AT the recent World Economic Forum in Davos, Switzerland, I had the opportunity to watch at close hand a myriad of discussions over the problems of the world economy and reflect on them, especially how they compare with each other.
One thing that emerged was that world leaders were good at defining and analysing the problems, arguing and discoursing endlessly about cause and effect. But there was a dearth of definitive solutions and a constructive way forward.
When our Prime Minister shared that the Malaysian economy grew by more than 5% last year, many country representatives were impressed as many countries were registering low growth rates while others were still going through a recession.
US budget deficit
Let me illustrate some of the thoughts that went through my mind about, at least, some of the countries facing economic problems.
The world's largest economy, the United States, is still mired in debt with government borrowings exceeding gross domestic product (GDP), the total amount of goods and services produced in an economy in a year.
Its fiscal or budget deficit, the excess of total budget spending over revenue, amounted to 10% of GDP. President Obama has his hands full trying to curb both the budget deficit and government debt though a combination of higher taxes and expenditure cutbacks.
In France, newly elected president socialist Francois Hollande, is trying to do what can only be described as a juggling act fraught with difficulty and danger increasing taxes and using that money to spend its way out of recession.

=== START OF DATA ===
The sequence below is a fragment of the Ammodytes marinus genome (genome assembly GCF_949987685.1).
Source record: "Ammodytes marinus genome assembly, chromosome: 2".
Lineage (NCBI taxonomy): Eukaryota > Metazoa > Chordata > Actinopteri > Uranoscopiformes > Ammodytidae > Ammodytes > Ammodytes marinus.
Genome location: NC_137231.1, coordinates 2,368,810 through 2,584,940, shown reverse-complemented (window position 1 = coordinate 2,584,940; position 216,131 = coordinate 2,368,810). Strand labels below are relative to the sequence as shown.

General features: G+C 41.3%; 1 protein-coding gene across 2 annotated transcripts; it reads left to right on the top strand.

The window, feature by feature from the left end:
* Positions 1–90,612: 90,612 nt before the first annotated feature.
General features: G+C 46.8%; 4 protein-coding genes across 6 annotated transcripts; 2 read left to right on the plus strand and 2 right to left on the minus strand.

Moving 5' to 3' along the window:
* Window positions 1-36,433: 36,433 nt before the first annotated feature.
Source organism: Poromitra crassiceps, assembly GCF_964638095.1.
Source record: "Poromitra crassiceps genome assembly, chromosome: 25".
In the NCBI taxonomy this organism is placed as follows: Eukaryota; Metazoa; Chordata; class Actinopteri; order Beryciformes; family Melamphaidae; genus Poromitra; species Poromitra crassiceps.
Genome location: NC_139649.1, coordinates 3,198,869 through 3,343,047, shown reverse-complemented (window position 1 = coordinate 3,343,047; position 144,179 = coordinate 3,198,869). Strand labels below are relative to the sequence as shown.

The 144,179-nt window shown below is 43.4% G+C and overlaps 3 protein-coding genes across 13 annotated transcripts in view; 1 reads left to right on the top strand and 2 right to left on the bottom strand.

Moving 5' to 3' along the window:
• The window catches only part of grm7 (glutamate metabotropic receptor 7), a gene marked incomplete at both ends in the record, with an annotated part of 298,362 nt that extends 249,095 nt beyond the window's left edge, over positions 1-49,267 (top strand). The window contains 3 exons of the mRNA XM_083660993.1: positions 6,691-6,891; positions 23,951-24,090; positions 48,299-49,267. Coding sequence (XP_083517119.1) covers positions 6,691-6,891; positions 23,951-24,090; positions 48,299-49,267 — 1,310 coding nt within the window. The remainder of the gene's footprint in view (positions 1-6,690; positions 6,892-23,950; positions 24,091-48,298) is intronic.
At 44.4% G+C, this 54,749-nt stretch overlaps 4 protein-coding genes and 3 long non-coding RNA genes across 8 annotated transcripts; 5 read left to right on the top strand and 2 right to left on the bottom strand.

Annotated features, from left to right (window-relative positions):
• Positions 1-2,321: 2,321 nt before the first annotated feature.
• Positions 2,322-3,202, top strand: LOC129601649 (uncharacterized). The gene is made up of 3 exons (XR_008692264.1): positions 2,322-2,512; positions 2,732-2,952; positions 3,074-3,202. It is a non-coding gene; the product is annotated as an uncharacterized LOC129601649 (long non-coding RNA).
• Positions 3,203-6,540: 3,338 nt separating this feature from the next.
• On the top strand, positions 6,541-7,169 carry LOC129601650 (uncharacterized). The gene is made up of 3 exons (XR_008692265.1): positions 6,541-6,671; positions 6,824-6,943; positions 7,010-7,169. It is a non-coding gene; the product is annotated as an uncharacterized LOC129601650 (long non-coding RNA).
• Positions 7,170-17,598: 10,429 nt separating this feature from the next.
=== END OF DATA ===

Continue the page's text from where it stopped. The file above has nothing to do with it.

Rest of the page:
Predictably, the International Monetary Fund (IMF) is critical and favours austerity while Labour Minister Michel Sapin used that unfortunate word “bankrupt” to describe France.
It is reported that Hollande now faces the spectre of an exodus of high net worth individuals from his country, which may include former president Nicolas Sarkozy and his wife Carla Bruni, who may want to avoid paying taxes of up to 75%.
British Prime Minister David Cameron, who has to steer his economy through rather troubled waters, had earlier promised to roll out the red carpet to attract wealthy French people, according to news reports.
France is certainly not bankrupt but it has problems government debt of 86% of GDP and an economic growth estimated by the IMF at 0.3% in 2012 and projected at 0.9% in 2013. The fiscal deficit is not that alarming at 4.5%.